Like me, perhaps you are wondering why a right-wing politician who had helped to push the "war on the car" meme on the public, had opposed separated bike lanes on University Ave and opposed the Jarvis bike lanes, is now supporting a separated bike lane network for downtown Toronto. It may help to get a bit more of the background.
Alan Heisey pointed out in my previous post that the Toronto Star map and information is incorrect. Heisey's original proposal, which looked like the map attached, also included separated bike lanes to Bathurst and Parliament on Harbord and on Richmond as well as bike lanes extended north of Bloor.
By email Heisey clarified some of the background of this story. Way back in January 2010, Heisey had proposed separating Sherbourne street bike lanes. TCAC (Toronto Cycling Advisory Committee) and Councillor McConnel endorsed it. Back in March 2010, Heisey returned with a petition to separate the lanes on St. George and Beverly. Around this time the City was voting on the University separated bike lanes, but which were narrowly defeated because of a voting error by McConnell. Minnan-Wong hated the idea of bike lanes on University so he proposed Heisey's plan as an alternative before Council. His proposal opposed by a majority of council.
In August, Heisey presented a petition to the public works committee (PWIC) for the entire plan (as pictured above). Councillors de Baeremaker, Heaps of PWIC support the plan. Councillors Perks and Carroll opposed it. Vaughan visits PWIC and opposes it. Minnan-Wong also visits PWIC and supports it. This is the first time that the Toronto Cyclists Union officially supports the network minus the St. George/Beverly separated lanes (though they have changed their position since to include it as well). PWIC decided to have staff report on the network for early 2011.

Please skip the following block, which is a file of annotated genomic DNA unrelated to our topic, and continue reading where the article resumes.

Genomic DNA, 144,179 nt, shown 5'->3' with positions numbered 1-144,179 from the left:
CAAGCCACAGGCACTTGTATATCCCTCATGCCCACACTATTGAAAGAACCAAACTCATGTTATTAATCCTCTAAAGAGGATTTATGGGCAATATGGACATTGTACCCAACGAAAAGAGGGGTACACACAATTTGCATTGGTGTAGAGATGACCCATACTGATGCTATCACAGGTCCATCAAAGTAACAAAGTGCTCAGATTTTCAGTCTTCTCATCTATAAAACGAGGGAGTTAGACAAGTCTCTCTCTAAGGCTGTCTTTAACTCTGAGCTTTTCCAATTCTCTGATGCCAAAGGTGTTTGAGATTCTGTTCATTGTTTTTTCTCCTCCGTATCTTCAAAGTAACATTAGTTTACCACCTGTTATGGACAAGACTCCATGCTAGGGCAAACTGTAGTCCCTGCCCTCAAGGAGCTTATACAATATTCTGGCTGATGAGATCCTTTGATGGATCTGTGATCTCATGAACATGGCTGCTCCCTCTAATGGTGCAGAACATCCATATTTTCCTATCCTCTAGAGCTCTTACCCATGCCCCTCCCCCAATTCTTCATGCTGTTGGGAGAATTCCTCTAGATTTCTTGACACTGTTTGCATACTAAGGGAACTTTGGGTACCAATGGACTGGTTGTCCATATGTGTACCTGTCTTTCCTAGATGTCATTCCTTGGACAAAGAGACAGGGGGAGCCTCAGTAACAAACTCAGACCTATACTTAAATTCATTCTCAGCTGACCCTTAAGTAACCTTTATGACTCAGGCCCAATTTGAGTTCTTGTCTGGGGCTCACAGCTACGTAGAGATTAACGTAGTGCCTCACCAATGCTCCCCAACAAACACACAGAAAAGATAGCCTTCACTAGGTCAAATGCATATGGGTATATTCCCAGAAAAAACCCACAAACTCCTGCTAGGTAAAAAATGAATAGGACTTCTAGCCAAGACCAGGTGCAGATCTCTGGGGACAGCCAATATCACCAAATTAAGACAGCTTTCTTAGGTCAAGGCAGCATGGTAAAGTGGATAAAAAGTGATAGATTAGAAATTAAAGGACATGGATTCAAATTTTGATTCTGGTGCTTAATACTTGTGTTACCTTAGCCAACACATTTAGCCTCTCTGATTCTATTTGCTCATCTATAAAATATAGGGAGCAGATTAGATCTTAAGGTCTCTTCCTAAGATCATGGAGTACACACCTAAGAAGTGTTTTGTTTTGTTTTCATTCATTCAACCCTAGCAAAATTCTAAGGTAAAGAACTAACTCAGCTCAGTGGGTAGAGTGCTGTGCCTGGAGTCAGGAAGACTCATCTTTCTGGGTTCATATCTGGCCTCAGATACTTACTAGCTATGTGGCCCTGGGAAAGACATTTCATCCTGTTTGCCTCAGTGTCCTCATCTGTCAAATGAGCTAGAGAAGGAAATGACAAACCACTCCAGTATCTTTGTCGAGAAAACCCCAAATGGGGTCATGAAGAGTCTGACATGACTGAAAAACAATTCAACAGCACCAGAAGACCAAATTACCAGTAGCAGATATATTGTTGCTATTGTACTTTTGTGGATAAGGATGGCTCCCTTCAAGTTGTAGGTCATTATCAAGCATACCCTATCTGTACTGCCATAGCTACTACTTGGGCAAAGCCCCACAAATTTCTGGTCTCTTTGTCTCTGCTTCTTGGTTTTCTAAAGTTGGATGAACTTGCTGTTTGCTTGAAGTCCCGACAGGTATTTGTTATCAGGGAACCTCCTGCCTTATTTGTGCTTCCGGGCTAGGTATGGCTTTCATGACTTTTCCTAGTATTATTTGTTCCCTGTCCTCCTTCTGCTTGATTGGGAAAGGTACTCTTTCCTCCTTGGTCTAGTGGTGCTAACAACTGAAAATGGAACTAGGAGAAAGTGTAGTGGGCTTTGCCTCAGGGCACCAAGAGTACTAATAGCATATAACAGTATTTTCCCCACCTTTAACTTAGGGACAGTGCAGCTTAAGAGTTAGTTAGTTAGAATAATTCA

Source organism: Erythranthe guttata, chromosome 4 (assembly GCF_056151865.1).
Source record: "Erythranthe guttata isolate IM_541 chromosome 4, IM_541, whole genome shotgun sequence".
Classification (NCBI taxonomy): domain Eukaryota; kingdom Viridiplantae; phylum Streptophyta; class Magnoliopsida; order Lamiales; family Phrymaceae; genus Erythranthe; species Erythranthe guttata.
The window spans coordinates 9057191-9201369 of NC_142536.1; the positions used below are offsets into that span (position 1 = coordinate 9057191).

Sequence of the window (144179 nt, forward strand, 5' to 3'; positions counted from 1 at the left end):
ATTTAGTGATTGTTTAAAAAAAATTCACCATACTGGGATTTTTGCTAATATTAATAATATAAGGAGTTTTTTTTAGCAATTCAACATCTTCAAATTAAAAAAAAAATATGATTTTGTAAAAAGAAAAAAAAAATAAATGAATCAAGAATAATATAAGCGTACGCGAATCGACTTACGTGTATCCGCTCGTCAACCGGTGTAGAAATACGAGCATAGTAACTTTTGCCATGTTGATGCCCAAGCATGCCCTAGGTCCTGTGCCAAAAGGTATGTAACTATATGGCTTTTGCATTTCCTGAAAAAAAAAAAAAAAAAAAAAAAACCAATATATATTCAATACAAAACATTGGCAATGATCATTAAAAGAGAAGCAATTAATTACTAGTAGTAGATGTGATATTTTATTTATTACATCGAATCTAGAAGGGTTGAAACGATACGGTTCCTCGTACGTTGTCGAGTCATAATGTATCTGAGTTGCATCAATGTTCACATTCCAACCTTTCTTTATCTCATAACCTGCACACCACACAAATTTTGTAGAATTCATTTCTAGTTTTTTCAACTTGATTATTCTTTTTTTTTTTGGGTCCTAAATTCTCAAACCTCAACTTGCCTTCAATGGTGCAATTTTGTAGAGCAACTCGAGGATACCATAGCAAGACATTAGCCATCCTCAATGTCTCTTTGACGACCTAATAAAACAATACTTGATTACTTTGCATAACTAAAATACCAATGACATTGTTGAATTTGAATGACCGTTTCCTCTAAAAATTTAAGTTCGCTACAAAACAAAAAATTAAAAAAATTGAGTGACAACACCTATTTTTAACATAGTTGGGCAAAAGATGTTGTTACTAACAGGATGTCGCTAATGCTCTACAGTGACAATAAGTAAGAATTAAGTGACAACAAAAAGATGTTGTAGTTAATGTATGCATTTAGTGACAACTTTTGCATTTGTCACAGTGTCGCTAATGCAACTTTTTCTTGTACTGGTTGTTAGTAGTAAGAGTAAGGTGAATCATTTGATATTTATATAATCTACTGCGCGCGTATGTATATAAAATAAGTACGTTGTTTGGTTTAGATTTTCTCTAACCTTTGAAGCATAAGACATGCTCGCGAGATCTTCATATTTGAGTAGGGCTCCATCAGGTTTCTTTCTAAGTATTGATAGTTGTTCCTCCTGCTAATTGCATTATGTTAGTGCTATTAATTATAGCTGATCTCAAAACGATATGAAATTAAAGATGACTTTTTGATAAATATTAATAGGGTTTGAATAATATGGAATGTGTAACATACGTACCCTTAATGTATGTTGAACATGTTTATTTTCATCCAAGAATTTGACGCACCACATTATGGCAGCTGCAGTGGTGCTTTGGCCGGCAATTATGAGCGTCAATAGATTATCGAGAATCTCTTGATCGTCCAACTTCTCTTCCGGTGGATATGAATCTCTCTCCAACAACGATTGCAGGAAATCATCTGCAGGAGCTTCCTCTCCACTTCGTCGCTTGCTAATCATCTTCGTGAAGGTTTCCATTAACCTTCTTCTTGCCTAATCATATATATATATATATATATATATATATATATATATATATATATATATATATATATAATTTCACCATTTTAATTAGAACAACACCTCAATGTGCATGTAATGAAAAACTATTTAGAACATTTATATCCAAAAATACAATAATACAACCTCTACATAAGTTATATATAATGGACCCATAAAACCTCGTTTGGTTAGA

During the last couple weeks of the municipal election former mayoral candidate Rocco Rossi adopted the entire plan (the map above comes from his website), though his support was conditional on taking out the bike lanes on Jarvis.
According to Heisey, Minnan-Wong was quoted in the media last spring saying he supported snow removal for this core network. This would be critical for separated bike lanes since regular snow plows might not be able to do the job.
I've got lots of questions remaining. If cyclists buy into Minnan-Wong plan does it mean giving up on bike lanes on University and Jarvis? Or give up on the rest of the Bike Plan entirely? Is the bike union now supporting this plan because it will now be even harder to get bike lanes on University?
Heisey's heart is in the right place, but this plan has had much more sympathy on the right than the left for reasons I can only speculate about. During this time the left-leaning politicians were pushing University Ave bike lanes. And we just got Jarvis. Strategically we might lose both of these streets, which would mean less kilometres of bike lanes total (aside from Richmond) in exchange for reconfigured lanes elsewhere. But we also might gain quite a bit, since separated bike lanes, wherever they go in, may result in a significant culture shift and increase the visibility of cyclists.
At this point the biggest barriers to accomplishing this plan comes from Ford's unthinking ideology that is only willing to count people in cars as "traffic" and from Councillor Vaughan who has plans for two way traffic on Richmond and Adelaide which would preclude bike lanes. Vaughan had also opposed separated bike lanes on St. George/Beverly in the media recently, though a bird told me that at some point Vaughan was actually asking staff to investigate such a plan.
Such is the moving target that is politics, that may or may not involve good planning decisions. But at least some of them are taking cyclists seriously.